ST. GEORGE — Canceling the Utah Shakespeare Festival’s 2020 season because of COVID-19 was a decision executive producer Frank Mack hoped he wouldn’t have to make.
“When this first started, we initially postponed our season 10 days and thought, ‘Problem solved,’” he said. “That lasted about 10 minutes and then we started to realize, like everyone else, that this is really major.”
As recently as mid-April, the annual festival had planned to continue with contingency plans that organizers say would have kept actors and audiences safe. But since Actors’ Equity — the national union that issues the performers’ contracts — wasn’t ready to move forward, they had to cancel the season, Mack said.
The annual festival is one of Southern Utah’s most iconic events. On average, it attracts between 100,000 and 115,000 visitors to Cedar City each year, which generates roughly $35 million for the local economy, according to the festival’s most recent economic impact report. It comes as a number of high-profile theater events and destinations around the country — from the Oregon Shakespeare Festival to Broadway — have also put productions on hold.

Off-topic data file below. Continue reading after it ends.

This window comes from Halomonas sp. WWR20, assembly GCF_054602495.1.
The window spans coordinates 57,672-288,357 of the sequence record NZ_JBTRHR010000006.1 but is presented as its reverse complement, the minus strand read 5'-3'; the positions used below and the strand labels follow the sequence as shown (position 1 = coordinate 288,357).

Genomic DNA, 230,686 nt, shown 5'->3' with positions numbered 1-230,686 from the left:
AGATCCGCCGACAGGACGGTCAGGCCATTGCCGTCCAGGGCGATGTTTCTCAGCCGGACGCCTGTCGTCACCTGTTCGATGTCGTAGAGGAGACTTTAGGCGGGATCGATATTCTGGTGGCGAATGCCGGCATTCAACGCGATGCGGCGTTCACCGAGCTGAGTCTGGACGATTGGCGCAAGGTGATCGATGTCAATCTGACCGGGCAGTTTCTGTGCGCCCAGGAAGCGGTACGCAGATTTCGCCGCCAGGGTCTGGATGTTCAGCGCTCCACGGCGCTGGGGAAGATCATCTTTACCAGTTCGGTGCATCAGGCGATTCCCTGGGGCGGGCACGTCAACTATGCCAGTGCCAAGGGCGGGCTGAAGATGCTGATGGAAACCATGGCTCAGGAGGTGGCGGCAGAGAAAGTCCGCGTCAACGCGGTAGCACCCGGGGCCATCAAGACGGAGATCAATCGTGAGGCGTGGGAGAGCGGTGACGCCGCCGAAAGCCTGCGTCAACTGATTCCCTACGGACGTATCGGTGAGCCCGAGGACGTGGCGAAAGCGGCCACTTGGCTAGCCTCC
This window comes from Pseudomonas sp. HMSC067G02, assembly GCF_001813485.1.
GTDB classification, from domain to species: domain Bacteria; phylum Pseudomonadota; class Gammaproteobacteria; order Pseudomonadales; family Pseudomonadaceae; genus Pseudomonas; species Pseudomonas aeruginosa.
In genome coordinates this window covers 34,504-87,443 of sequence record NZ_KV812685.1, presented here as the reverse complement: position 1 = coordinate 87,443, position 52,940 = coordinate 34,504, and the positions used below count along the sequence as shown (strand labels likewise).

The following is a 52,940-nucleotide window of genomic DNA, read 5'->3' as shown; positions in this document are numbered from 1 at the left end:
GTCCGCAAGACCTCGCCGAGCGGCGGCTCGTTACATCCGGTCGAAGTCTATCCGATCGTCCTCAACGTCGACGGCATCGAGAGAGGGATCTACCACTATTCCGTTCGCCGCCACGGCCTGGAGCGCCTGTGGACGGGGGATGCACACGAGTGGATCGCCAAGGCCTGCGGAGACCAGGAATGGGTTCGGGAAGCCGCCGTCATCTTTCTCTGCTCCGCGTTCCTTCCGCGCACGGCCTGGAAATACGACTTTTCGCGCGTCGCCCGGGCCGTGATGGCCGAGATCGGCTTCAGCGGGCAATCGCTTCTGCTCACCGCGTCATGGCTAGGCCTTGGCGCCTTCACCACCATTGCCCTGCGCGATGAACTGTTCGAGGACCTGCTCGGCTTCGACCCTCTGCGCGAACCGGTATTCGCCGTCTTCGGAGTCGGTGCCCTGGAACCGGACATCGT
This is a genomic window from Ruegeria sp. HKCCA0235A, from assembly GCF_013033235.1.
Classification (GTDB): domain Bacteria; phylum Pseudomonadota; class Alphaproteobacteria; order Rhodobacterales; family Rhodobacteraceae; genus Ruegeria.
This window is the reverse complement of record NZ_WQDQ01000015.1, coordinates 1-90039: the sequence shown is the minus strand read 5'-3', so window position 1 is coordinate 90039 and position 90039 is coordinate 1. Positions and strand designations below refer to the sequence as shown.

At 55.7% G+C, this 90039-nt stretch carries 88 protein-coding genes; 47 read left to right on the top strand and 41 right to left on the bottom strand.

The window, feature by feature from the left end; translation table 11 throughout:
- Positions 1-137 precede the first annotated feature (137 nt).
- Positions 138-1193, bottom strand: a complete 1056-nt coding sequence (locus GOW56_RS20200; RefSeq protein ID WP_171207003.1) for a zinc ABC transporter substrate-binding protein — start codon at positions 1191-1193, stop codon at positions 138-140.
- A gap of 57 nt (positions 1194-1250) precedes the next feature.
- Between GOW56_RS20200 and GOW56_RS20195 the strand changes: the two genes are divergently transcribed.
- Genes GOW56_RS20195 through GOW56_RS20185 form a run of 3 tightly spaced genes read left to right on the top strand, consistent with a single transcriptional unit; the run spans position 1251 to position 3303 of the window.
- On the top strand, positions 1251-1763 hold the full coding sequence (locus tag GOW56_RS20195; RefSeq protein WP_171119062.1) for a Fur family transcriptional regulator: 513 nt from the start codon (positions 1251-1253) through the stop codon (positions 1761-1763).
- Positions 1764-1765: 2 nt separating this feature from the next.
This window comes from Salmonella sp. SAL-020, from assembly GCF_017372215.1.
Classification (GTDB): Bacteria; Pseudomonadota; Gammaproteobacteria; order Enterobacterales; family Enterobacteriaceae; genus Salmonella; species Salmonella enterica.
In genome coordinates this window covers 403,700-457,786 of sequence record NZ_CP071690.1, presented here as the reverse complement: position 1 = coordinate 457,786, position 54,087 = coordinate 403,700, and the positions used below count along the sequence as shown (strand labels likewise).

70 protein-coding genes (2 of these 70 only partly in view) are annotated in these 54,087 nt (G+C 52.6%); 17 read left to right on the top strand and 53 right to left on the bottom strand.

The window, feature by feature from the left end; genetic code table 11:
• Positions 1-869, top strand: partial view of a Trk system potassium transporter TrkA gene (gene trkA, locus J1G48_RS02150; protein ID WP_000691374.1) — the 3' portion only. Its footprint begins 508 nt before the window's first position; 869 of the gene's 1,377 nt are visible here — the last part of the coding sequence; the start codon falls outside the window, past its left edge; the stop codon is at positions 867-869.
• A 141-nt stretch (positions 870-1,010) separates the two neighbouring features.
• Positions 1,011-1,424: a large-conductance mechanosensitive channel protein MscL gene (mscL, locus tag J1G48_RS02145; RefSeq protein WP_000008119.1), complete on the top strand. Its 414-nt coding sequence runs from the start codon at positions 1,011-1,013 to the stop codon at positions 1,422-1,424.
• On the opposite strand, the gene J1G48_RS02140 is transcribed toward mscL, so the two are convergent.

Despite the setback, the festival is positioned to survive the hit because of support from Southern Utah University, Mack said. But he warned that the effect on the community will still be large.
Southern Utah University President Scott L. Wyatt echoed that message in a statement, saying that his institution did everything it could to keep the festival's doors open.
“We know this news is difficult for the many individuals and small businesses in Cedar City who add so much to the Festival experience,” he said. “They are our most important partners and we look forward to next summer when the streets, restaurants, shops and hotels of Cedar City are full of theatre-goers once again.”
The cancellation of the summer festival is not the only hit Cedar City has taken this week.
The Utah Summer Games announced on Tuesday that this year’s games have been called off due to coronavirus concerns.
The games bring an additional 40,000 athletes and spectators to the area each year.